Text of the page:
By Eric Schaefer
By New Times
By Rachel Miller
By Eric Schaefer
By Heather Hoch and Lauren Saria
By Robrt L. Pela
By Heather Hoch
By New Times
Mulligan's kitchen goes to the trouble of making its own desserts, a sign that a restaurant takes its culinary mission seriously. Most of the recipes here rely on one of two ingredients: chocolate or liquor. You won't hear me complaining. The chocolate whiskey cake brings them both together in a rich, intense way. Even better is the blackberry cinnamon bread pudding, bathed in a hard-hitting vanilla sauce. No use swallowing this--just put it directly on your hips.
You don't need Saint Patrick's Day as an excuse to stop by Mulligan's. This friendly pub will do just as well the other 365 days of this year.
Timber Wolf Pub, 740 East Apache, Tempe, 517-9383. Hours: Lunch and Dinner, 11 a.m to 1a.m., seven days a week.
Why did Willie Sutton rob banks? Because, he said, "that's where the money is." Why might Saint Patrick's Day celebrants head to Timber Wolf? Because that's where the beer is.
This pub claims to have the largest beer selection in the state. It could very well be true. I counted more than 100 brews on tap and a couple of hundred models available in bottles. Just about every beer-producing country is represented. Among the more interesting draft options: Abbey De Leffe Blonde from Belgium; Paulaner Hefe-Weizen from Germany; Pilsner Urquell from the Czech Republic; Watney's Cream Stout from England; Celis Pale Bock from the U.S.; and, appropriately enough, Murphy's Irish Stout from Ireland.
It may take a few beers to get over the setting. The proprietors have gone for the Yukon Territory-trading-post look, a rather incongruous design theme here in the desert Southwest. The interior, constructed from roughhewn logs, looks like something Abe Lincoln could have been born in, if only his birthplace had been built with 5,000 square feet of living space and accessorized with several televisions tuned to sports programming. Skis, sleds and snowshoes hanging from the other walls provide just the right North Pole touches. Seats, meanwhile, are a mix of chairs and cushion-topped beer kegs that the derriere-challenged may want to avoid. Nonstop, pounding rock music ensures that drinking and eating, not conversation, will take up most of your time.
But that's okay, because some of the food is surprisingly palatable, especially the munchies. I expected the battered and deep-fried appetizers to emerge from a 25-pound sack in the freezer, like they do at most places. But that's not what happens here. The onion rings came just the way I like them--big, puffy, right-out-of-the-fryer Bermudas. The freshly battered mozzarella sticks were just as appealing: crunchy, cheesy and greaseless. Hoisting a pint in one hand and a mozzarella stick in the other may seem an odd way to celebrate the Catholic Church's arrival in and the snakes' departure from Ireland--but it is undeniably pleasant.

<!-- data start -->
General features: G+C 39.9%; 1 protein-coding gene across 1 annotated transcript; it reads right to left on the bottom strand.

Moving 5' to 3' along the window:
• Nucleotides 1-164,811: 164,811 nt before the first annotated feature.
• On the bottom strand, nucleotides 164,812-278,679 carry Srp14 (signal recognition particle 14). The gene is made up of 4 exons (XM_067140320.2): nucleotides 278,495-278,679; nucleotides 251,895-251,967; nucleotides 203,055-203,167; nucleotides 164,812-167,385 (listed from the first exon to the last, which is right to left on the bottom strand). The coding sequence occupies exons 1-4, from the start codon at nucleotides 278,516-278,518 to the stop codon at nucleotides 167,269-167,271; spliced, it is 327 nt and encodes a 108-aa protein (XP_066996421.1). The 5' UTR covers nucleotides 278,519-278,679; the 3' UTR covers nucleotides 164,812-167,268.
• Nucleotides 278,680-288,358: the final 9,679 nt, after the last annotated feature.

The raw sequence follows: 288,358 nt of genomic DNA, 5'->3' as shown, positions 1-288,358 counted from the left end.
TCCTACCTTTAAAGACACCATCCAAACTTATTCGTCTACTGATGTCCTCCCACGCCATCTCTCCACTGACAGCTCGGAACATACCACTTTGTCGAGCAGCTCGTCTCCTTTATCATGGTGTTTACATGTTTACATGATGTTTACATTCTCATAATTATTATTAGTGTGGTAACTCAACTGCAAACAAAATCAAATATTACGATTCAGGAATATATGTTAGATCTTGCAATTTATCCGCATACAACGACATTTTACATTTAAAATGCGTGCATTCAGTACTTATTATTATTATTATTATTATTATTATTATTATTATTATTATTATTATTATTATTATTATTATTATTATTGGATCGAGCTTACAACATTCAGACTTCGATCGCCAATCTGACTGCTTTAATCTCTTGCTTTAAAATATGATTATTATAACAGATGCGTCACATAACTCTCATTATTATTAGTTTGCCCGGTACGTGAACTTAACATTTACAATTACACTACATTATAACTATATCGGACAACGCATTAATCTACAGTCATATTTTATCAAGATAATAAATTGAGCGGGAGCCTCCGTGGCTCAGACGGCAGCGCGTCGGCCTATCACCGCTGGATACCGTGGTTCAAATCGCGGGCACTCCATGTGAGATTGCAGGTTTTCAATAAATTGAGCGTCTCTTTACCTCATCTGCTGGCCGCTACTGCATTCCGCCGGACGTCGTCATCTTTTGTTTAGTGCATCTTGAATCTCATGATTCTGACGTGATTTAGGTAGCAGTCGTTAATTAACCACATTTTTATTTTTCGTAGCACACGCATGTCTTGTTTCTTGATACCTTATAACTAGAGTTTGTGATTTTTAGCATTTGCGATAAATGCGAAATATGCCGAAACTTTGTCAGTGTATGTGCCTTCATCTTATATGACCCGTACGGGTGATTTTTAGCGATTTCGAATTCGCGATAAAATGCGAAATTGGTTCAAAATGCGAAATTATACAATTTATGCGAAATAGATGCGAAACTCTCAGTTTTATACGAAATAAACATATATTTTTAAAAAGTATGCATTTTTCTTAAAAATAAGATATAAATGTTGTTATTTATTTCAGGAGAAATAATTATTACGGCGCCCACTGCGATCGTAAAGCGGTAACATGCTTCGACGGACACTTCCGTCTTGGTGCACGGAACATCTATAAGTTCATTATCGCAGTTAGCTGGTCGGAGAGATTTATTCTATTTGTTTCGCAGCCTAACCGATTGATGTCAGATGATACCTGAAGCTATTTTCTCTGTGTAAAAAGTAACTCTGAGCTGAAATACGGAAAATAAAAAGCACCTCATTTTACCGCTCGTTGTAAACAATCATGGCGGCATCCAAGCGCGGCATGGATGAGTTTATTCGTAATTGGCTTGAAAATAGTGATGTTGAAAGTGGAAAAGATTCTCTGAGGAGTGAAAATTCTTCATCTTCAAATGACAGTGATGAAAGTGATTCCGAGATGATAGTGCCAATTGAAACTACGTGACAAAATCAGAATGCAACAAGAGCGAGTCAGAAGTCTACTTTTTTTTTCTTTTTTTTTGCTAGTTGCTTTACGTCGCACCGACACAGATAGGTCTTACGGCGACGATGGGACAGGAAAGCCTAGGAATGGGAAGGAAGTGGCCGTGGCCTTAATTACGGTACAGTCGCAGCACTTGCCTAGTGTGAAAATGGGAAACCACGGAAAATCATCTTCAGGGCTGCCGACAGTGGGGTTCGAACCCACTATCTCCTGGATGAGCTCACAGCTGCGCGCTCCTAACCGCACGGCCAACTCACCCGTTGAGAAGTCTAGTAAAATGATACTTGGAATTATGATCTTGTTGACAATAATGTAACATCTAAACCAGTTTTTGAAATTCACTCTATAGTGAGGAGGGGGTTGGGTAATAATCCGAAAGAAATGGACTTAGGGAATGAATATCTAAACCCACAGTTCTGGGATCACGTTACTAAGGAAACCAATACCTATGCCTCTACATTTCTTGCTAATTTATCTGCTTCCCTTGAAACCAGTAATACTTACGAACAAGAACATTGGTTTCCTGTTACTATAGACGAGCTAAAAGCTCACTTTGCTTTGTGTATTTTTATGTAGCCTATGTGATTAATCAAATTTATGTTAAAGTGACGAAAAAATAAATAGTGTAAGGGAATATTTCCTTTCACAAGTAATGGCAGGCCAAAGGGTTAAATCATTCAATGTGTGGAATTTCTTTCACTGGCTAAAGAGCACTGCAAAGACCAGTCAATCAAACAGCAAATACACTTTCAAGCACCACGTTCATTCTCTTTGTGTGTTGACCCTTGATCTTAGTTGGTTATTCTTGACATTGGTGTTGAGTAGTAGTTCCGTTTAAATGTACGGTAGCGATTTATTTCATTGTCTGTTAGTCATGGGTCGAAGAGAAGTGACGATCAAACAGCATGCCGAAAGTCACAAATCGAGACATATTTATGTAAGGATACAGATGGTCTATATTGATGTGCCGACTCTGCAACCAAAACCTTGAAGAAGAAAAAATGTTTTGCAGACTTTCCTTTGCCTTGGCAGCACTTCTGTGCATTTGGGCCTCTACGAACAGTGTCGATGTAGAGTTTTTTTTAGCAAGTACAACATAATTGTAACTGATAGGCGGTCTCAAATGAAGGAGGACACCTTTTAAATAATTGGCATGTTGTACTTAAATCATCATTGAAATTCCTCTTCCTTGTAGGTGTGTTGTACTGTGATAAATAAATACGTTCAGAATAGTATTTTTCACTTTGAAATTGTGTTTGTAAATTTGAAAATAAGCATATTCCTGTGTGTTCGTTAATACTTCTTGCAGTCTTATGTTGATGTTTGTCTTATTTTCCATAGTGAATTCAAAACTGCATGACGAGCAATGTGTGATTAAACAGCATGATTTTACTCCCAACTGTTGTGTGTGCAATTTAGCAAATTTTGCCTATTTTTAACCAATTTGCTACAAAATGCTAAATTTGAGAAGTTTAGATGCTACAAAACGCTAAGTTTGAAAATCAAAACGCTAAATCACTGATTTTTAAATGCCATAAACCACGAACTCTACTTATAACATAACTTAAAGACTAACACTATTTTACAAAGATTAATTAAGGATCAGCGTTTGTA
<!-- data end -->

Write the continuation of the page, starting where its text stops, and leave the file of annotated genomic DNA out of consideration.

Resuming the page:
A couple of main dishes are serviceable enough, no mean achievement when it comes to pub fare. The eight-ounce grilled Angus steak is a good option, a gristle-free piece of beefy animal protein. Chicken-fried steak won't win any nutrition awards, but no one's eating and drinking here under doctor's supervision, anyway. Timber Wolf's chicken-fried model, a tender slice of beef encased in a crunchy batter and smothered with peppery country gravy, goes down as easily as a German beer. The $6.75 tag shouldn't make you change your lifestyle, either.
Grilled pork chops, two hefty center cuts, could have taken top honors. But they were done in by a marinade so salty that diners who insist on polishing them off risk going into sodium arrest. I'd also shy away from the distressing "Log Cabin Meat Loaf," thick, tasteless slabs of ground beef which may have actually once formed part of a log cabin.
You get a choice of sides with the entrees. Pass on the cafeteria-quality fries and rice and stick with the mortarlike mashed potatoes, studded with onions. Unfortunately, the kitchen also sends out a heaping pile of inedible mixed vegetables doused in an inedible sauce. These veggies couldn't tempt a starving vegan.
The antidote? Try Timber Wolf's sole dessert, an apple spice cake topped with nuts and caramel sauce that leaves a sweet impression.
No one is ever going to confuse Timber Wolf with a gourmet restaurant, or call it a "wee bit of Ireland." But if you've got a thirst for beer and a hunger for munchies, this place will work, at prices that won't turn you green.
Pot of Gold
Chocolate whiskey cake
Timber Wolf Pub: